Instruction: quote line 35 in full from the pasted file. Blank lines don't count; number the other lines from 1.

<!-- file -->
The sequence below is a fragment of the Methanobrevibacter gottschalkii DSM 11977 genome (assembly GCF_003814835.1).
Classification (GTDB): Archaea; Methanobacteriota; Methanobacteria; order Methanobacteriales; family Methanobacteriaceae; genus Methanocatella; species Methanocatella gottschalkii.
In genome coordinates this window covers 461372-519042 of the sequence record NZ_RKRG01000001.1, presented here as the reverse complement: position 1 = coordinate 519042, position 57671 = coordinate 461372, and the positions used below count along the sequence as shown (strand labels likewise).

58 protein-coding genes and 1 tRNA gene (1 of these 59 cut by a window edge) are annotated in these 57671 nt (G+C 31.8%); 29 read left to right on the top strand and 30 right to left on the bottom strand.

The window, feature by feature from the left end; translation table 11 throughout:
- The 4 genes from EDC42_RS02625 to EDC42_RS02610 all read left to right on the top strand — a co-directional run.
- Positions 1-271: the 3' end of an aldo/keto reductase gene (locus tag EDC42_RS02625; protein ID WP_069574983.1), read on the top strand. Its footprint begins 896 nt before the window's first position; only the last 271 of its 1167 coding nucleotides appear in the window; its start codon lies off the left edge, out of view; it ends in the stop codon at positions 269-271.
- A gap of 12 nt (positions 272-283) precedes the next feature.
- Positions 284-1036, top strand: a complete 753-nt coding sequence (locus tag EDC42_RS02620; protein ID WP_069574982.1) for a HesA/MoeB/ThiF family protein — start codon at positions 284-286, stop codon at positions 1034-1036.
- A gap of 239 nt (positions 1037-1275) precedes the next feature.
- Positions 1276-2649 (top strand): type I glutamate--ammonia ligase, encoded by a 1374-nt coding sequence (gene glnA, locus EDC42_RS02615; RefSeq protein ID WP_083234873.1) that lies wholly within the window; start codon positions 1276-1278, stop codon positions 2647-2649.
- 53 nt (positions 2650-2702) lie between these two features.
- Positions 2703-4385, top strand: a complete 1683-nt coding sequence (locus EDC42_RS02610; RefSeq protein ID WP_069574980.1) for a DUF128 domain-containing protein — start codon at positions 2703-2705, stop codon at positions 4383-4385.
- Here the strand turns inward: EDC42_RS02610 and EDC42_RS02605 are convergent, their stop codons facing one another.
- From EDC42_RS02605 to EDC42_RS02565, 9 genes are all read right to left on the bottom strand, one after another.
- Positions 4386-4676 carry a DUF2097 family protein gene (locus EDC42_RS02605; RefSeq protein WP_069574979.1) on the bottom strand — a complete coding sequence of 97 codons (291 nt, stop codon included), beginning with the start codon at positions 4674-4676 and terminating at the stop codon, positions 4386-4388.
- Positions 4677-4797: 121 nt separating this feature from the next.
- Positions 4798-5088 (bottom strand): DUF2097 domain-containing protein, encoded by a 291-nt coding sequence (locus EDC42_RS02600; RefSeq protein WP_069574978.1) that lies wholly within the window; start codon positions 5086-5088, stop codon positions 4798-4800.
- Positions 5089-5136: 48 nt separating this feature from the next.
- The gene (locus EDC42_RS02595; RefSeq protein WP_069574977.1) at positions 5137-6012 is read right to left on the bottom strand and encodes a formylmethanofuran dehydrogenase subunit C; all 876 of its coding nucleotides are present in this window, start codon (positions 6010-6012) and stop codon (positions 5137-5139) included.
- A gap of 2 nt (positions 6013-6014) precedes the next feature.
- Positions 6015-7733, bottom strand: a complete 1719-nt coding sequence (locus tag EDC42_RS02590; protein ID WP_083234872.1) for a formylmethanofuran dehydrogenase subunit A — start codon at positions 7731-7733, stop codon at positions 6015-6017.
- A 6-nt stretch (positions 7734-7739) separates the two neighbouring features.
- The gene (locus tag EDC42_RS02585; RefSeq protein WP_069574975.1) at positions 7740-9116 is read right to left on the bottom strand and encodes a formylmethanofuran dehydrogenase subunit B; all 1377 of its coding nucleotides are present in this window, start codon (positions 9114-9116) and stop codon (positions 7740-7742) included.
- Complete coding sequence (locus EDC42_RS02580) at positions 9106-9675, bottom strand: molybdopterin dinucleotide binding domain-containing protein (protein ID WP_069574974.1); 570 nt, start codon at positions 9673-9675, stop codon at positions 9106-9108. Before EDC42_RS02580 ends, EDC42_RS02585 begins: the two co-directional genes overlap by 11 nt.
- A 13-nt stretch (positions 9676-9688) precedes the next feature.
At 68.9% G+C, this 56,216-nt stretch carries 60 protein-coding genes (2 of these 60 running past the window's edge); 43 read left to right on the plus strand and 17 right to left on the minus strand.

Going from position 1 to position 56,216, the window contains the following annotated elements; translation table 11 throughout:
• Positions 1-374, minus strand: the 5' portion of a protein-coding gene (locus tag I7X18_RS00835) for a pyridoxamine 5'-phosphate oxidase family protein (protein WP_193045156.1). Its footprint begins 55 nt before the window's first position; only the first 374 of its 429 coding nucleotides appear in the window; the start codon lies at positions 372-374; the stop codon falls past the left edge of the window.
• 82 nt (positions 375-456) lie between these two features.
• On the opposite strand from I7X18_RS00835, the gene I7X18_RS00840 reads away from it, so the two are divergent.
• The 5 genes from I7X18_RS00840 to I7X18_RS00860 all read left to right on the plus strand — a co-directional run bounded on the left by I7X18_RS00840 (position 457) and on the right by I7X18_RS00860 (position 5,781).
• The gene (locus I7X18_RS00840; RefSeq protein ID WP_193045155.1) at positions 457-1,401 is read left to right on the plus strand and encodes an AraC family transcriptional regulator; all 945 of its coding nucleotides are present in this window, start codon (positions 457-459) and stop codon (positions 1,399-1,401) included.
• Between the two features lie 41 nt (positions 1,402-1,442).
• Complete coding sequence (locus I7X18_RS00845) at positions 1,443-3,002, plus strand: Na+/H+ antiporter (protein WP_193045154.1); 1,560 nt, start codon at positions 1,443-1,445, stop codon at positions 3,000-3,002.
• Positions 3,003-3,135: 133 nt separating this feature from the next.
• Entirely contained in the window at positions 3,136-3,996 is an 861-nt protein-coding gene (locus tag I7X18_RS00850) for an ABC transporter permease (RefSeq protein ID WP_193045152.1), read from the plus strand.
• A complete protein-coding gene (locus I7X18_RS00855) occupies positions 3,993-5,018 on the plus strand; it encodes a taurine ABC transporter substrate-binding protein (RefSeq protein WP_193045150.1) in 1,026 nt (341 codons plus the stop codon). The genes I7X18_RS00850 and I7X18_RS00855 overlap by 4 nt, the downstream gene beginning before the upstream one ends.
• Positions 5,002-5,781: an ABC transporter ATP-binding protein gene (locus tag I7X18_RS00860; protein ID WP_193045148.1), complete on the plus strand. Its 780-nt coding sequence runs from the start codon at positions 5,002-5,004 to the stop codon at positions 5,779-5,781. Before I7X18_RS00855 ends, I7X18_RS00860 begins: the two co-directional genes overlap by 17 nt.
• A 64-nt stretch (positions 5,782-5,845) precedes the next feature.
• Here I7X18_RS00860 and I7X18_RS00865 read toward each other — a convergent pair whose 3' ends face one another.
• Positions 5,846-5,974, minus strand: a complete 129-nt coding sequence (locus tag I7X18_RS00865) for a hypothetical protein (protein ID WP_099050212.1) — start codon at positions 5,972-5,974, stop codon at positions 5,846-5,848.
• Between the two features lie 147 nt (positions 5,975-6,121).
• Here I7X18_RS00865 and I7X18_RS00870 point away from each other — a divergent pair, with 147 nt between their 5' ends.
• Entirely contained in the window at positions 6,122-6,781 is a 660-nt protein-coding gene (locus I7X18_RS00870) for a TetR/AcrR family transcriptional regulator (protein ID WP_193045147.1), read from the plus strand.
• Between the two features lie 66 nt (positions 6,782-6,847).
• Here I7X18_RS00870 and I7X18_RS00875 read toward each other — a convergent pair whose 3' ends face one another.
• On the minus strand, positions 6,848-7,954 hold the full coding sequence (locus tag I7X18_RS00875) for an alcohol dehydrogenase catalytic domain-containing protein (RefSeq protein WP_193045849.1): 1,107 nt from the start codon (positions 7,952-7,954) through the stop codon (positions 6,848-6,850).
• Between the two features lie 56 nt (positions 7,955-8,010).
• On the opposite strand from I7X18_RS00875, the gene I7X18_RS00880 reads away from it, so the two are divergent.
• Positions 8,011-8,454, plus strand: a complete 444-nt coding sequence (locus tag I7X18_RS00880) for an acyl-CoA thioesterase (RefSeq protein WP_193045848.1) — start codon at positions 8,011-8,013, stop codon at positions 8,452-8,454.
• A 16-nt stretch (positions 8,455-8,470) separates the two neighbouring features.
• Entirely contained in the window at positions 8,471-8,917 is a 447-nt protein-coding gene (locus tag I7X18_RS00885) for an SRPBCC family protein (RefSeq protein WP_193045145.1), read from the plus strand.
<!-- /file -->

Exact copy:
• Complete coding sequence (locus I7X18_RS00845) at positions 1,443-3,002, plus strand: Na+/H+ antiporter (protein WP_193045154.1); 1,560 nt, start codon at positions 1,443-1,445, stop codon at positions 3,000-3,002.